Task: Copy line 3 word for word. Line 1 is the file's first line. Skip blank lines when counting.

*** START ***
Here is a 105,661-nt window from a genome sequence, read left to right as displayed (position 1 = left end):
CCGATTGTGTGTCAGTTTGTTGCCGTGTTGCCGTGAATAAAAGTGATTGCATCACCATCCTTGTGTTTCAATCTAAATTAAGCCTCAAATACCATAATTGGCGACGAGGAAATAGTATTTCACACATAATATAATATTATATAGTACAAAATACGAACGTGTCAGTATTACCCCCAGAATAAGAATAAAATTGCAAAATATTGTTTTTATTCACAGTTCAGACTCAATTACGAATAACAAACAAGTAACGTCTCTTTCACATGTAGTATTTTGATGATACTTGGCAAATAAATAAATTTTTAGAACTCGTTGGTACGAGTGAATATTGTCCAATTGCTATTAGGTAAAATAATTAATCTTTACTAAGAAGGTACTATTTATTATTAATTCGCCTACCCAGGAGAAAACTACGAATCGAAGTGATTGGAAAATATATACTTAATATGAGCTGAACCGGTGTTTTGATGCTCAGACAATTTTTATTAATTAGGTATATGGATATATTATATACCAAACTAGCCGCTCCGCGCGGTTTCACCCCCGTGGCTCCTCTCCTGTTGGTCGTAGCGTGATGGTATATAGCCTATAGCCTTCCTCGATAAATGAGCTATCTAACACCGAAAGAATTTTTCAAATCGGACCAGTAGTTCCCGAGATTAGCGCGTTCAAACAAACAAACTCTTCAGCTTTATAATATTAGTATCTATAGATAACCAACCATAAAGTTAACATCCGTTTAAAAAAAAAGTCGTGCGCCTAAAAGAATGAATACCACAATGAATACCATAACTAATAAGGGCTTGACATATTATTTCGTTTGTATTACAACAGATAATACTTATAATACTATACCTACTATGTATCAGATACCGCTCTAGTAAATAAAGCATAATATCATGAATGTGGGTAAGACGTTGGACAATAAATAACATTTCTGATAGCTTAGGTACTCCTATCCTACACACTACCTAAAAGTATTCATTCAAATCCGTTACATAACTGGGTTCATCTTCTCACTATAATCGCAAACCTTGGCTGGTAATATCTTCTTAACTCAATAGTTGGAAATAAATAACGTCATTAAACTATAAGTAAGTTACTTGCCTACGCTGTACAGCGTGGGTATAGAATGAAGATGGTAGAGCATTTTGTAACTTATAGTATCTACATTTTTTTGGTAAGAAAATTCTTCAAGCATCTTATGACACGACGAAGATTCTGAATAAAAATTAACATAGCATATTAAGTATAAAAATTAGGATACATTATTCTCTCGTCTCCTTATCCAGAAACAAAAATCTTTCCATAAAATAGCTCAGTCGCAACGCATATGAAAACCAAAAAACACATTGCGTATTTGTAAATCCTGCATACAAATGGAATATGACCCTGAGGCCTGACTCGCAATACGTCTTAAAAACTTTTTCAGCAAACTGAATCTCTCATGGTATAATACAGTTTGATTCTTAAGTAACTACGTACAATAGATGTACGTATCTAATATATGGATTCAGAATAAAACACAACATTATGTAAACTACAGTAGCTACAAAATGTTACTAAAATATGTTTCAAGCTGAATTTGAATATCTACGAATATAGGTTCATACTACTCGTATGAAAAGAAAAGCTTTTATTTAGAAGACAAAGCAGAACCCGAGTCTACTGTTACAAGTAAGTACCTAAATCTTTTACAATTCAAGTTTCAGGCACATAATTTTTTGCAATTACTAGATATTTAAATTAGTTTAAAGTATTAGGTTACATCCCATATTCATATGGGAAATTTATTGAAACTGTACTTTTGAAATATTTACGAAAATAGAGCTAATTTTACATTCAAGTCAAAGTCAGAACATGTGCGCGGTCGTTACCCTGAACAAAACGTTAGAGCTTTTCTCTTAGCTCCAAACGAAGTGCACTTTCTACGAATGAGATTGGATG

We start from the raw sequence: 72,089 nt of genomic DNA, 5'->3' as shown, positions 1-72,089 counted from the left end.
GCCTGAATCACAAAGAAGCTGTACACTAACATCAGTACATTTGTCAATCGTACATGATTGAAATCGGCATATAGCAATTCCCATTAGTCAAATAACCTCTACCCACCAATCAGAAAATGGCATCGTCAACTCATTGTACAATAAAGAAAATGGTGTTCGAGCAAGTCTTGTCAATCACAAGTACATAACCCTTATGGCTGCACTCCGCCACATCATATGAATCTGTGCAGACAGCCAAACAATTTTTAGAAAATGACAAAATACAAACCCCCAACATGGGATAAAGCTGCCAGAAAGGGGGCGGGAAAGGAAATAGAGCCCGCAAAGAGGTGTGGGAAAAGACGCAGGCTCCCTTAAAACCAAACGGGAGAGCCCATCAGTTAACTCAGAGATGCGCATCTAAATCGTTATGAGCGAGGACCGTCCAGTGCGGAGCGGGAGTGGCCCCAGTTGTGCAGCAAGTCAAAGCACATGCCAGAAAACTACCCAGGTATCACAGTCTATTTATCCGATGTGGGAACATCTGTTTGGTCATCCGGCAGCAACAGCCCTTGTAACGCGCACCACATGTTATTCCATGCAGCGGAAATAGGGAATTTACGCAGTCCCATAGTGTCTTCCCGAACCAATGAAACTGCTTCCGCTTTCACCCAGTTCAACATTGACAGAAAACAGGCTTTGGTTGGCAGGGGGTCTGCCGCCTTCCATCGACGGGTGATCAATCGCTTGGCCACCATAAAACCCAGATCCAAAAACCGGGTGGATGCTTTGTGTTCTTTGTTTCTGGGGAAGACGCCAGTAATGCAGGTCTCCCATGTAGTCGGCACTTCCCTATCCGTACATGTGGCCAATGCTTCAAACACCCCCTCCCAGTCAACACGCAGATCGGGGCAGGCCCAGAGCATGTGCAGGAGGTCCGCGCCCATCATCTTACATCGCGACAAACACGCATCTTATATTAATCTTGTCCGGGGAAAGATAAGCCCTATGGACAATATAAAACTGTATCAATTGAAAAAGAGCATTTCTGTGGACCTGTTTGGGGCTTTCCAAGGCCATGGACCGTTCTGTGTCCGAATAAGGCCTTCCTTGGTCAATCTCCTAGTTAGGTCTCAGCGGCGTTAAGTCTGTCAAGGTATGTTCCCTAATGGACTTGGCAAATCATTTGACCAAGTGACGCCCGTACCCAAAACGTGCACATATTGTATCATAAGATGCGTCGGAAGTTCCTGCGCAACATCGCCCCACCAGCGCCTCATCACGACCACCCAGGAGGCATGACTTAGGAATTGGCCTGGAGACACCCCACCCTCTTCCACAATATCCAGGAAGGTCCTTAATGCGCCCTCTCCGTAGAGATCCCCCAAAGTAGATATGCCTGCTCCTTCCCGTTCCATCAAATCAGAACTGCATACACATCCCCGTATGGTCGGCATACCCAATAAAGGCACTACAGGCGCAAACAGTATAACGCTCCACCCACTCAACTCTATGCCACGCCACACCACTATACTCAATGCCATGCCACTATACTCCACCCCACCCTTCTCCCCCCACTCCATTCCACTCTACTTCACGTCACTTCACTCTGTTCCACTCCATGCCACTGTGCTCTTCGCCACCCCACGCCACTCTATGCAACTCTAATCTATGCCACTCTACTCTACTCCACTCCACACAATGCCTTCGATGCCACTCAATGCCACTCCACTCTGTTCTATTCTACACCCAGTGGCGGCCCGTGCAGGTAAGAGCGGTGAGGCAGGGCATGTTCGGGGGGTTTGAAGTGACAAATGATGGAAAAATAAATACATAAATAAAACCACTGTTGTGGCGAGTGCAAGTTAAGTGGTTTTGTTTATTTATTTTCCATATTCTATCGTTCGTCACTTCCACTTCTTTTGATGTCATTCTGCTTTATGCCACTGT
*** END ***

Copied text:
We start from the raw sequence: 72,089 nt of genomic DNA, 5'->3' as shown, positions 1-72,089 counted from the left end.